Have you ever wondered who designed that fascinating structure you walk by every day? We’ve rounded up profiles of 15 architects who contributed to the 19th and 20th century look of Brooklyn, from rows of brownstones to iconic institutional structures.
Brownstoner’s Suzanne Spellen has done deep dives into the lives and work of numerous architects and builders who worked in the borough. Many of them are well-known, such as Montrose Morris and the Parfitt Brothers. Others, including developer Susanna Edith Cosey Russell and Essex Roberts, possibly Brooklyn’s first named black architect, were not given recognition in their time.
Have we left your favorite Brooklyn architect out of this roundup? Chances are a building they designed is profiled somewhere in Spellen’s voluminous Brownstoner archives.
Benjamin Driesler was a busy man, designing hundreds of homes in Flatbush and Long Island. He also was quite active in Brooklyn’s architectural enclaves, leading architectural organizations, and contributing to the general public’s knowledge of just what it was an architect did.
In the Eastern District, comprising the communities of Bushwick, Williamsburg and parts of Greenpoint, the name Theobald Engelhardt is almost synonymous with architecture.
Some of the best of Brooklyn’s architects left behind great works, and next to no information about themselves. Frank Freeman, who the AIA Guide’s Norval White called Brooklyn’s finest architect, is one of those men.
As a fan of Brooklyn’s architecture, it never ceases to amaze me how many fine architects put their mark on our fair city. Frank Helmle, either on his own, or with several different partners, designed some of our most iconic buildings built between 1888 and 1930.
If one were to call upon them, Amzi Hill and his son Henry were prepared to build you a very nice house. Father and son had talent, and between the two of them, they designed a large swath of homes in Bedford Stuyvesant, Crown Heights North, Clinton Hill and Park Slope during the second half of the 19th century.
This story is the stuff of novels and movies. A hometown boy, educated in Brooklyn schools, goes on to college and returns home, ready to perform Great Deeds in his chosen profession of architecture. Against all odds he wins a major competition, and his name is plastered all over the papers. But before he can proceed with his project, he is shot down by political machinations, his name is stepped on, and his star falls rather rudely to earth.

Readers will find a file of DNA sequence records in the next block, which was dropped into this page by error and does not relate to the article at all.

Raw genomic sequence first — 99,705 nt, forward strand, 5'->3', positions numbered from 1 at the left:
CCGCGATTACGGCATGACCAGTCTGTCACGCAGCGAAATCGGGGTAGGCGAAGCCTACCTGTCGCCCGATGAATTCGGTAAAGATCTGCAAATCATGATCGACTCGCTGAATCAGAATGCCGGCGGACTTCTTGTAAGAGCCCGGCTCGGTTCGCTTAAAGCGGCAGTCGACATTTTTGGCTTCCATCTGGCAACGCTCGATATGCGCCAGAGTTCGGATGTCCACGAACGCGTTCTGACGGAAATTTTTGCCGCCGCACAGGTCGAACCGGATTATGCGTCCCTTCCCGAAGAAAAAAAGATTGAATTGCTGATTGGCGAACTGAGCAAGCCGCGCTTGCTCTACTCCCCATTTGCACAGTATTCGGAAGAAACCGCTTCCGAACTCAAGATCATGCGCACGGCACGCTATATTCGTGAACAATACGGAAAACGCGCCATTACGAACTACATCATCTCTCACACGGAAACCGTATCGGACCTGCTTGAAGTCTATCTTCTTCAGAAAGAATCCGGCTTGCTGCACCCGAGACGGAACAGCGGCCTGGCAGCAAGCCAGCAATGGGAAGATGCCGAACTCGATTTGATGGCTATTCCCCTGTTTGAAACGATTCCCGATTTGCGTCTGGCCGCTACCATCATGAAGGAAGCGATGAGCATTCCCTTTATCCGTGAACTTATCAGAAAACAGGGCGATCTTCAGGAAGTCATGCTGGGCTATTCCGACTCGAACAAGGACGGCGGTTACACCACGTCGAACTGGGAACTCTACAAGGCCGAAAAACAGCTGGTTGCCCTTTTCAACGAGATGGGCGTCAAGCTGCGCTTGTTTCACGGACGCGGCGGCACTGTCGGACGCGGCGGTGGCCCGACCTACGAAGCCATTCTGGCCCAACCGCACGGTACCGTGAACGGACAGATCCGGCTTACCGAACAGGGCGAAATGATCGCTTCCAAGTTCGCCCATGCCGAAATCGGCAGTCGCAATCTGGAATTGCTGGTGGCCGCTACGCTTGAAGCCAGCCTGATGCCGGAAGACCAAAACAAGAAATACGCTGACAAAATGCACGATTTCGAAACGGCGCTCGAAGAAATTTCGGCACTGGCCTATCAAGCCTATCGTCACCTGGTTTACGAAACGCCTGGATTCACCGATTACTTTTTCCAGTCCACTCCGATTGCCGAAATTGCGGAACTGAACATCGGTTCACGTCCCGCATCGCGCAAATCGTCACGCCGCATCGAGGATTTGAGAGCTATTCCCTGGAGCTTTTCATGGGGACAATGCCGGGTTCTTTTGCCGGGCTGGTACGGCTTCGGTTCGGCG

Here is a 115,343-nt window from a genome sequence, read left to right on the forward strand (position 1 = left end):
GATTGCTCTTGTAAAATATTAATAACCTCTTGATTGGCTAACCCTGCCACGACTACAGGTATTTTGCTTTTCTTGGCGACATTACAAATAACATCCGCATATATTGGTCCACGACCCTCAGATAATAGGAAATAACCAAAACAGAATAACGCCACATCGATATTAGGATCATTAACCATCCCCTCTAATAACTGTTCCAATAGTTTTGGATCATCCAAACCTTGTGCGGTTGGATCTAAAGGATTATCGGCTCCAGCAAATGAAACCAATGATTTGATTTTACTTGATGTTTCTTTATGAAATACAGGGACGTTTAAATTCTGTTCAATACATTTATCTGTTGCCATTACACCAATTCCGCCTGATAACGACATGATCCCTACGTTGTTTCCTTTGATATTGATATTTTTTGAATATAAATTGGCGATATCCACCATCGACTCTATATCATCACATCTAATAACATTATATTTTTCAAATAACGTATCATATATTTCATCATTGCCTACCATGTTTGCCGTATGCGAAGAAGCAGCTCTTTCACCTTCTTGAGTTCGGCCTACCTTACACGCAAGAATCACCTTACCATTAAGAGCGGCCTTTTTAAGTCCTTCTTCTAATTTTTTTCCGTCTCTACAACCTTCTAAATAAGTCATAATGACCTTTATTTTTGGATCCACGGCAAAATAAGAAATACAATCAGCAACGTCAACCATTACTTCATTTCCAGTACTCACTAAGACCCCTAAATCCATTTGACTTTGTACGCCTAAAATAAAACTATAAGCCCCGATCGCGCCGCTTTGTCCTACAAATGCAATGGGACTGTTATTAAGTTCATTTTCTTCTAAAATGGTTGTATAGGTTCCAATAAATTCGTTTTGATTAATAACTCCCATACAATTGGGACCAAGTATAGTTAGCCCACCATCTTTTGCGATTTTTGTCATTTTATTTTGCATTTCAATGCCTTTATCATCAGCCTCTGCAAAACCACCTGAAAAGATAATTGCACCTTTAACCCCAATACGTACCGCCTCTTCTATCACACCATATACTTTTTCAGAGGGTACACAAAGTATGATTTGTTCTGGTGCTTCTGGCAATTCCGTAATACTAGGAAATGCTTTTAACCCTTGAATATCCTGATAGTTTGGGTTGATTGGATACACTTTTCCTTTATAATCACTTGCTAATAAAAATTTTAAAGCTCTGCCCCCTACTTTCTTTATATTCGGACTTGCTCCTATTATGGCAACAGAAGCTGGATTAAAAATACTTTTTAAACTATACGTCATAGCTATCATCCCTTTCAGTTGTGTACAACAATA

The late 19th century was a time of big money, big growth, and big ambitions in a big city. Enter a family man, society swell, bon vivant, good singer, canny businessman, and damn good architect. Stanford White? No Montrose W. Morris, of Bedford, Brooklyn, one of the finest architects to paint the canvas of our Brooklyn landscape.
James W. Naughton was an immigrant success story. Born in Ireland, his family immigrated to Brooklyn when he was 8. For almost 20 years, Naughton designed all of the schools built in Brooklyn, totaling more than 100 buildings.
You can’t walk around Brooklyn without running into the Parfitt Brothers. While the name may sound like a Country Rock band, they were, in fact, one of Brooklyn’s best and busiest architectural firms of the late 19th and early 20th centuries, and their work can be found in almost all of brownstone Brooklyn and beyond.
Between around 1890 and 1915, John J. Petit, with or without his partners, Henry Kirby and Walter Green, was a designing machine, creating an enormous amount of work; mostly free-standing suburban houses in Prospect Park South and Ditmas Park, but also important commercial buildings.
Isaac Delamater Reynolds began his career at a time when many of our row house blocks were not designed by architects as we know them now. They were designed and built by builders, carpenters and masons who used plan books and their own extensive experience to build this mostly speculative housing.
While many in the building trade had strong religious convictions, I have learned of only one man whose building skills encompassed both heaven and earth. That would be different enough, but the fact that he was also African American puts him in a category all his own in Brooklyn’s architectural pantheon. This is the story of Essex Roberts, perhaps Brooklyn’s first named black architect and builder.
There are probably several unknown women who engaged in building over the course of Brooklyn’s early history, but we have no names or information readily available. Brooklyn’s first known female developer was Susanna Edith Cosey Russell, appearing on the scene in 1870. She was often the architect and builder of her projects, too.
Snyder was the school architect at the busiest time in New York City’s history. His predecessor only had to worry about Manhattan and the Bronx, but Snyder now had five boroughs’ schools under his wing.
Tubby’s close association with Charles Pratt and Pratt Institute resulted in some of his best known Brooklyn buildings, but his work can be found in Manhattan, Brooklyn, Connecticut, and Long Island, as well.
[Photos by Susan De Vries]
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